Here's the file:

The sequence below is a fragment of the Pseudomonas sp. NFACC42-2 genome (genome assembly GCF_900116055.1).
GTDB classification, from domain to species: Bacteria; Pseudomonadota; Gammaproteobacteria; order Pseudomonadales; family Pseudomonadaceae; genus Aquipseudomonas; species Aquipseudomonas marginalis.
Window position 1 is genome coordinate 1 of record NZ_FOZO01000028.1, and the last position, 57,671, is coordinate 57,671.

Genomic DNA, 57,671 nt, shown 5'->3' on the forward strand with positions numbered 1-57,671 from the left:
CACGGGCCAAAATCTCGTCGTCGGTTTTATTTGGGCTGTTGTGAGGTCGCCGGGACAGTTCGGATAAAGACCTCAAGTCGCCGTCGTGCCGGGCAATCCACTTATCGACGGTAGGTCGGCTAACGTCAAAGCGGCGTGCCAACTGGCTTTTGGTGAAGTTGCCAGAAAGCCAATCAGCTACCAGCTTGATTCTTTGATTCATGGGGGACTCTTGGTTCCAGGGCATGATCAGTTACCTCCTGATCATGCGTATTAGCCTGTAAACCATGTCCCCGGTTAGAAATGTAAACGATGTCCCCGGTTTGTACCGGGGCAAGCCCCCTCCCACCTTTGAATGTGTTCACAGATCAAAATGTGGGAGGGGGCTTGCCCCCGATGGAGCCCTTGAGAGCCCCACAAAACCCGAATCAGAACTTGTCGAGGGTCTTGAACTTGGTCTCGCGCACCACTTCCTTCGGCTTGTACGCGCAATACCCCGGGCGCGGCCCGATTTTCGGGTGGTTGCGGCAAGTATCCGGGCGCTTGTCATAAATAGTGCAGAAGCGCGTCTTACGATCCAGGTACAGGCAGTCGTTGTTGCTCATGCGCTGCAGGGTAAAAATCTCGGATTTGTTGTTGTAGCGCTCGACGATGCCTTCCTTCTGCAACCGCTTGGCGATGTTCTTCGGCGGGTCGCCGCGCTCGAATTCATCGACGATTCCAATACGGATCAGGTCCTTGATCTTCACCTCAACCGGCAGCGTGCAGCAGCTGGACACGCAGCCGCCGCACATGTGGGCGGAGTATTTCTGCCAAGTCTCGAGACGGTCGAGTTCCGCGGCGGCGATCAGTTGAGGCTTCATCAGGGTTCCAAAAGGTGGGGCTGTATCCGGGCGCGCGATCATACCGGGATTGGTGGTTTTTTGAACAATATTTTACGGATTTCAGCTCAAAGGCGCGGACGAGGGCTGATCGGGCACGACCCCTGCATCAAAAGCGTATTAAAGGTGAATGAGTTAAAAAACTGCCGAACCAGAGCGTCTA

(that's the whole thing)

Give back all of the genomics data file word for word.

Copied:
The sequence below is a fragment of the Pseudomonas sp. NFACC42-2 genome (genome assembly GCF_900116055.1).
GTDB classification, from domain to species: Bacteria; Pseudomonadota; Gammaproteobacteria; order Pseudomonadales; family Pseudomonadaceae; genus Aquipseudomonas; species Aquipseudomonas marginalis.
Window position 1 is genome coordinate 1 of record NZ_FOZO01000028.1, and the last position, 57,671, is coordinate 57,671.

Genomic DNA, 57,671 nt, shown 5'->3' on the forward strand with positions numbered 1-57,671 from the left:
CACGGGCCAAAATCTCGTCGTCGGTTTTATTTGGGCTGTTGTGAGGTCGCCGGGACAGTTCGGATAAAGACCTCAAGTCGCCGTCGTGCCGGGCAATCCACTTATCGACGGTAGGTCGGCTAACGTCAAAGCGGCGTGCCAACTGGCTTTTGGTGAAGTTGCCAGAAAGCCAATCAGCTACCAGCTTGATTCTTTGATTCATGGGGGACTCTTGGTTCCAGGGCATGATCAGTTACCTCCTGATCATGCGTATTAGCCTGTAAACCATGTCCCCGGTTAGAAATGTAAACGATGTCCCCGGTTTGTACCGGGGCAAGCCCCCTCCCACCTTTGAATGTGTTCACAGATCAAAATGTGGGAGGGGGCTTGCCCCCGATGGAGCCCTTGAGAGCCCCACAAAACCCGAATCAGAACTTGTCGAGGGTCTTGAACTTGGTCTCGCGCACCACTTCCTTCGGCTTGTACGCGCAATACCCCGGGCGCGGCCCGATTTTCGGGTGGTTGCGGCAAGTATCCGGGCGCTTGTCATAAATAGTGCAGAAGCGCGTCTTACGATCCAGGTACAGGCAGTCGTTGTTGCTCATGCGCTGCAGGGTAAAAATCTCGGATTTGTTGTTGTAGCGCTCGACGATGCCTTCCTTCTGCAACCGCTTGGCGATGTTCTTCGGCGGGTCGCCGCGCTCGAATTCATCGACGATTCCAATACGGATCAGGTCCTTGATCTTCACCTCAACCGGCAGCGTGCAGCAGCTGGACACGCAGCCGCCGCACATGTGGGCGGAGTATTTCTGCCAAGTCTCGAGACGGTCGAGTTCCGCGGCGGCGATCAGTTGAGGCTTCATCAGGGTTCCAAAAGGTGGGGCTGTATCCGGGCGCGCGATCATACCGGGATTGGTGGTTTTTTGAACAATATTTTACGGATTTCAGCTCAAAGGCGCGGACGAGGGCTGATCGGGCACGACCCCTGCATCAAAAGCGTATTAAAGGTGAATGAGTTAAAAAACTGCCGAACCAGAGCGTCTA